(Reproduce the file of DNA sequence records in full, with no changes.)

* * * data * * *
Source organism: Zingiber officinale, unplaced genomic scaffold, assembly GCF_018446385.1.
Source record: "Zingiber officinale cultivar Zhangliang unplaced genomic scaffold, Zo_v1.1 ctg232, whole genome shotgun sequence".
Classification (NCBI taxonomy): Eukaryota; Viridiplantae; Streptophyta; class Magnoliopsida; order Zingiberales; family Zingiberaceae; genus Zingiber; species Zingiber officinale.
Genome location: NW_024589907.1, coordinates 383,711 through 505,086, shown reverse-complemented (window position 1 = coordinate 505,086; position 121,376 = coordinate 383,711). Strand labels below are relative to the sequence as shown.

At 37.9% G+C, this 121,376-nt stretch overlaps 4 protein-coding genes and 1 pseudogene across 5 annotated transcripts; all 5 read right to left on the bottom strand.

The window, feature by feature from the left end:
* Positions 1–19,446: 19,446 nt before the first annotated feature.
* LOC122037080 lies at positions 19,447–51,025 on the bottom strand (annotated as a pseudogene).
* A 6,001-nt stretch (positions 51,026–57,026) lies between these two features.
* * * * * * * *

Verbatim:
Source organism: Zingiber officinale, unplaced genomic scaffold, assembly GCF_018446385.1.
Source record: "Zingiber officinale cultivar Zhangliang unplaced genomic scaffold, Zo_v1.1 ctg232, whole genome shotgun sequence".
Classification (NCBI taxonomy): Eukaryota; Viridiplantae; Streptophyta; class Magnoliopsida; order Zingiberales; family Zingiberaceae; genus Zingiber; species Zingiber officinale.
Genome location: NW_024589907.1, coordinates 383,711 through 505,086, shown reverse-complemented (window position 1 = coordinate 505,086; position 121,376 = coordinate 383,711). Strand labels below are relative to the sequence as shown.

At 37.9% G+C, this 121,376-nt stretch overlaps 4 protein-coding genes and 1 pseudogene across 5 annotated transcripts; all 5 read right to left on the bottom strand.

The window, feature by feature from the left end:
* Positions 1–19,446: 19,446 nt before the first annotated feature.
* LOC122037080 lies at positions 19,447–51,025 on the bottom strand (annotated as a pseudogene).
* A 6,001-nt stretch (positions 51,026–57,026) lies between these two features.